The old Bronx courthouse, shuttered and vandalized for decades.Photo by Jeanmarie Evelly

The owner of a Melrose landmark is looking for a tenant

The former Bronx Courthouse, the enormous, stately building at the corner of East 161st Street and Third Avenue, has been empty for 31 years.

Now, there’s been a flurry of activity, as its owner seeks a tenant. He’s enlisted a local blogger to help publicize the effort, and says he’s ready to rent part of it to a health club, if more grandiose ideas for the entire building don’t come to fruition soon.

courthouse2_resizedThe building was once the only bustling courthouse in the borough. Today, it’s beautiful but abused. A chain-link fence seals it off, but graffiti artists have still managed to deface it. Just under an ornate statue of Lady Justice, someone has spray-painted the word BRONX in pink block letters.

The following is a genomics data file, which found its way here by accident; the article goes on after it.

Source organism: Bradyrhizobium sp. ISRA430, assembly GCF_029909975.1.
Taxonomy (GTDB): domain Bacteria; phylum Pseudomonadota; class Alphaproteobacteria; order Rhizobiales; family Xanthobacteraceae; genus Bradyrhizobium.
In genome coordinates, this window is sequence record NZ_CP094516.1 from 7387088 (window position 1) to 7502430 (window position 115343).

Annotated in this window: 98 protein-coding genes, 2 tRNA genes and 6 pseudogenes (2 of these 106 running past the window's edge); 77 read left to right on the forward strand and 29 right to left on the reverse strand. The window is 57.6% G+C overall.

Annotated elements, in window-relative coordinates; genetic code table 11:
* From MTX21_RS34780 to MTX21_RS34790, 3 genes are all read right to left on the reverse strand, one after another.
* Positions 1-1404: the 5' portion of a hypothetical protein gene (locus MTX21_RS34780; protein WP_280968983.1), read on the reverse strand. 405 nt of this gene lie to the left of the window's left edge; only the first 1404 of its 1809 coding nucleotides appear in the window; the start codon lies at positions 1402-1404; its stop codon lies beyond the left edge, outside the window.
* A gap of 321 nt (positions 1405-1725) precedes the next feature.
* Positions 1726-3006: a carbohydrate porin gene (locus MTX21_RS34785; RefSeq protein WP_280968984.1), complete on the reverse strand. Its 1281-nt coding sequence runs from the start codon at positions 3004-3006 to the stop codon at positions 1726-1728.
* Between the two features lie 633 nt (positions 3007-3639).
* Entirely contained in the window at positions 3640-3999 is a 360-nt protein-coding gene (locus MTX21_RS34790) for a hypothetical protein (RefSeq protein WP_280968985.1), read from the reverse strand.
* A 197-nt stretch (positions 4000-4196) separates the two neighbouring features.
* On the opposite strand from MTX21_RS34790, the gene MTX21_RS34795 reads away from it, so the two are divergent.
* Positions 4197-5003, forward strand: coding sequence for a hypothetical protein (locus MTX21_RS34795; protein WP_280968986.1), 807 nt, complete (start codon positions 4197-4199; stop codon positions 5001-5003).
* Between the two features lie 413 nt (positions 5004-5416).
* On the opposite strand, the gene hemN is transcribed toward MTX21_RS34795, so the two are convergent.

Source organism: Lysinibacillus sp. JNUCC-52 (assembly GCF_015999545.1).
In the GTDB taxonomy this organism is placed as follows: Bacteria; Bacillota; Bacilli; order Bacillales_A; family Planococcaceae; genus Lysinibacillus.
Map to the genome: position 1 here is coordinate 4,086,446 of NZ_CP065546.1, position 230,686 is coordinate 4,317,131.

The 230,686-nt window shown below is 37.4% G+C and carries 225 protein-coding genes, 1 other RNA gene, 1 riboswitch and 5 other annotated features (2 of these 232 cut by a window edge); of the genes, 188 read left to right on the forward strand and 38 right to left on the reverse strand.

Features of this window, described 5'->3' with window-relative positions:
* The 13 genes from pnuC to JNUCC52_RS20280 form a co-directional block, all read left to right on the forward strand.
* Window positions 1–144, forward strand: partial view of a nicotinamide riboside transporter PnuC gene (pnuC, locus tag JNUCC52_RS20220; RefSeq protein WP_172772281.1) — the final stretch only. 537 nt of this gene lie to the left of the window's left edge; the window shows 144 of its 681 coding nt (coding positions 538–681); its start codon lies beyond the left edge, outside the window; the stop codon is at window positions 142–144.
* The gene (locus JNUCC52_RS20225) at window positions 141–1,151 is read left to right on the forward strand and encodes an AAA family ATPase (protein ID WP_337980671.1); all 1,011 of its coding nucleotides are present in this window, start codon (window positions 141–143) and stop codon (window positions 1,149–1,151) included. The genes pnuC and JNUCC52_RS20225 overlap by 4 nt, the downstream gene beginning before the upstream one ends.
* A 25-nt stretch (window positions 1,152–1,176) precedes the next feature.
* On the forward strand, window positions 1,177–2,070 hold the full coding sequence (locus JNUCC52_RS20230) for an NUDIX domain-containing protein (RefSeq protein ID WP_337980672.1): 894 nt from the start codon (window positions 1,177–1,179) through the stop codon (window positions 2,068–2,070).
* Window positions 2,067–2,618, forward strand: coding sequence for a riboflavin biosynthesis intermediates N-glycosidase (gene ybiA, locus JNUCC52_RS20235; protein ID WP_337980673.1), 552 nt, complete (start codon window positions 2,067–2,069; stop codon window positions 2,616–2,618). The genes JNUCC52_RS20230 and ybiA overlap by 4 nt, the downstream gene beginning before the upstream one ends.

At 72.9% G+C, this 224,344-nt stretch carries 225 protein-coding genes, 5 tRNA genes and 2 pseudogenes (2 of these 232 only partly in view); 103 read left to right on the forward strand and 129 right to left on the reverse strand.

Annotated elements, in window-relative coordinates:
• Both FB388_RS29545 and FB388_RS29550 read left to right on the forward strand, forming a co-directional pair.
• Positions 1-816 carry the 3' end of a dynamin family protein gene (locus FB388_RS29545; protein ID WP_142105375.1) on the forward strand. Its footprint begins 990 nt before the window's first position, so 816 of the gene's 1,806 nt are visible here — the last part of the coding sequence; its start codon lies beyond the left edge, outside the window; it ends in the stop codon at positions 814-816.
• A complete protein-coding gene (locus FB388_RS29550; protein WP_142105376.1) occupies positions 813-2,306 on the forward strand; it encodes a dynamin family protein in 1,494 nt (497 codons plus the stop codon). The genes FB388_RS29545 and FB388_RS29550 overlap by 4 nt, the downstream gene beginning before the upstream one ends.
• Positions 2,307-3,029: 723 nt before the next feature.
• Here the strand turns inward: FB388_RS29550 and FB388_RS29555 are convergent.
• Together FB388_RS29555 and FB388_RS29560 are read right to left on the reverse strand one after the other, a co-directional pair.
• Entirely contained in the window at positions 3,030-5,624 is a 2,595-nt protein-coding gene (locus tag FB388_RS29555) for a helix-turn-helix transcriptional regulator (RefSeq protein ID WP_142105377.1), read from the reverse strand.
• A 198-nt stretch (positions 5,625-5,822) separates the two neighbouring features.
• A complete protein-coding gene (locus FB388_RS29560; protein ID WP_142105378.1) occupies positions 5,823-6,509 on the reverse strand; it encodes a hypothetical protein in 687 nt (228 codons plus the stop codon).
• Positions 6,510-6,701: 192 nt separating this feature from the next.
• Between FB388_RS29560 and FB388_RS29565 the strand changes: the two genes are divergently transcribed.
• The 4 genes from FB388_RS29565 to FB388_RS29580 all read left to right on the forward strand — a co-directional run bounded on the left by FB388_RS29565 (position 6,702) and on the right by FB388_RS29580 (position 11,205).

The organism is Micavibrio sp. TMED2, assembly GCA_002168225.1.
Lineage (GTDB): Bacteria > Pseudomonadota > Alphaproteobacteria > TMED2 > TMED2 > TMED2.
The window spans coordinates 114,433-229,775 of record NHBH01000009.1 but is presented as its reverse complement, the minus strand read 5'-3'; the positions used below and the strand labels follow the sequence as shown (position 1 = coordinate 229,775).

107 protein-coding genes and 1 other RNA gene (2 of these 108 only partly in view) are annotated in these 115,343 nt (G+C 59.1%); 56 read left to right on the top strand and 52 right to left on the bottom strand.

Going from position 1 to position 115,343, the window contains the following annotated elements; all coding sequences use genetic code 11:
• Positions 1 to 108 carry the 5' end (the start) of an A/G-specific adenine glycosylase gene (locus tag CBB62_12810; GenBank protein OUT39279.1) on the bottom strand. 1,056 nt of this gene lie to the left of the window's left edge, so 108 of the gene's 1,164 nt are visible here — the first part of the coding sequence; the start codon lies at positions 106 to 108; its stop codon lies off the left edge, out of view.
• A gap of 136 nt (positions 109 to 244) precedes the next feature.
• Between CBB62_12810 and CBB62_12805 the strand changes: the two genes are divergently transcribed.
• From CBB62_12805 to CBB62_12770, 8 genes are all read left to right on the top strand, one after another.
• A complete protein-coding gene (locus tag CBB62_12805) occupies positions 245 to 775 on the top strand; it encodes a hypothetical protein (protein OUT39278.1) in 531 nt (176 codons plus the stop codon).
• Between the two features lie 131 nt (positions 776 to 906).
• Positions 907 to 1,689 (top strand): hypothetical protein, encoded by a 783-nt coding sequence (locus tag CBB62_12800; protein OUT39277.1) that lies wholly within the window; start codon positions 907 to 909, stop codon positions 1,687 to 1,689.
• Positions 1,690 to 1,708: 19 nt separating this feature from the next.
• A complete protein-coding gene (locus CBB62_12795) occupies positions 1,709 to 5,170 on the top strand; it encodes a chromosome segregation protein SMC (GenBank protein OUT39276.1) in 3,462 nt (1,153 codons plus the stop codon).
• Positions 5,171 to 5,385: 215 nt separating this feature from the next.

The city closed the doors of the courthouse in 1978 and allowed it to fall into ruin.

For years, the neighborhood nonprofit Nos Quedamos fought to acquire the property to convert it into Melrose’s town hall–a community center with a library and even an office for the Bronx Borough President–that it envisioned as an emblem of the neighborhood’s rebirth.

Politics got in the way. The Giuliani administration, at odds with Bronx Borough President Fernando Ferrer, turned its back on Nos Quedamos, which had raised millions earmarked for renovations, not for purchase.

Instead the city auctioned the courthouse off to developers—twice. The current owners, Henry Weinstein and his business partner Benjamin Klein, bought the building for $300,000 in 1998.